One of the least favorite parts of being an entrepreneur is tax time. Along with federal taxes, each state has its own rules and regulations by which business owners must abide. These rules are flexible, and many new laws are added each year. While some tax laws tend to be more advantageous to the government, others are actually beneficial to the business owner. Pennsylvania’s tax laws are no exception.
In an effort to hasten the Commonwealth’s economic recovery, Pennsylvania and the City of Philadelphia have enacted several tax credits for businesses creating new jobs. Such incentives include the Job Creation Tax Credit and Jump Start Philly. The Philadelphia Department of Commerce states Jump Start Philly, “Exempts new businesses that create at least six jobs in the first two years of operations in Philadelphia from paying the Business Income and Receipts Tax during those first two years. Additionally, fees are waived for eligible new businesses for a variety of licenses and registrations. The application is wrapped into the Commercial Activity License application.”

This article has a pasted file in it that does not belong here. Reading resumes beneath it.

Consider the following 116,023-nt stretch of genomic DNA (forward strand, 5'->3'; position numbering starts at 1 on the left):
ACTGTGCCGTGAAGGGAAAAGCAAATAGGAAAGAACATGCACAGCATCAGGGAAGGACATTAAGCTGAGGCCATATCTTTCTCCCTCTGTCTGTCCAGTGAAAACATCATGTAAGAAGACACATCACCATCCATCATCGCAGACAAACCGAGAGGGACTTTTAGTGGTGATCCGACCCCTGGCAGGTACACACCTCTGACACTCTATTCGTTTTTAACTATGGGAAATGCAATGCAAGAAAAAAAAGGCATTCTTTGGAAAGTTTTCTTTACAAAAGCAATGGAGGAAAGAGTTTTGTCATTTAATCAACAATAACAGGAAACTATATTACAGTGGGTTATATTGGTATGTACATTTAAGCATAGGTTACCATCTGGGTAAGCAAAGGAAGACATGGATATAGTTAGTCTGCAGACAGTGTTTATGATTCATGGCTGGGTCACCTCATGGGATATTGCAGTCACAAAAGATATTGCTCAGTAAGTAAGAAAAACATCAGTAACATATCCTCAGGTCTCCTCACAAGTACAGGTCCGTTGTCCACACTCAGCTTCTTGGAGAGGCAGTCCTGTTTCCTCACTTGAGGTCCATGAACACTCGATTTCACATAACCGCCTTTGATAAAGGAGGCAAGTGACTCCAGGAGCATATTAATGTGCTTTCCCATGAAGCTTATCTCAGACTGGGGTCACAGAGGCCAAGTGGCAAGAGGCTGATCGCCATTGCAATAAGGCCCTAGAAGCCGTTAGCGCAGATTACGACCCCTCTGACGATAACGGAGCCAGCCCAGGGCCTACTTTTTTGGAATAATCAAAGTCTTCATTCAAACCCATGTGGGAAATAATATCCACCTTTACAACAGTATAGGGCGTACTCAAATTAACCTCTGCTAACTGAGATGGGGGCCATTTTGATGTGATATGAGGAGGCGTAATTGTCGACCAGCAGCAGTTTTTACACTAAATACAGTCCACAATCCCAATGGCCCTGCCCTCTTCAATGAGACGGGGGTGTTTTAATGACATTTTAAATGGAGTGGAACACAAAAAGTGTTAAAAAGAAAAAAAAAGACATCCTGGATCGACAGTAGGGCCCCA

As a small business, you are not likely to be incorporated, and the Net Profits Tax is a requirement for limited liability companies, sole proprietorships, partnerships and other businesses that are not incorporated. The City of Philadelphia website explains, “The Net Profits Tax (NPT) is imposed on the net profits from the operation of a trade, business, profession, enterprise, or other activity by Philadelphia residents, even if their business is conducted outside of Philadelphia and non-residents who conduct business in Philadelphia.” As a non-resident your tax rate will be higher, and this tax must be paid in addition to the Business Income Tax.
In Pennsylvania, many agencies operate as “home rule” governments, meaning that they are given more leeway to self-govern. As a result, some of these municipalities set their own tax codes, which may be different than those of the Commonwealth. A blog post by the Keystone Crossroads Network provides information on home rule governments, including the tax rules. “Perhaps the most common objection is that Pa. home rule municipalities aren’t bound by state-set tax limits. While this is an advantage to governments that want to increase revenue, this may not be appealing to citizens who don’t want to see their taxes go up.”
As an entrepreneur, it is your responsibility to ensure that your business is compliant with all tax codes. It may be advantageous to meet with a tax attorney or a CPA prior to tax time to get a clear understanding of rules that may be affecting your business.
This article was written Alaina Brandenburger for Small Business Pulse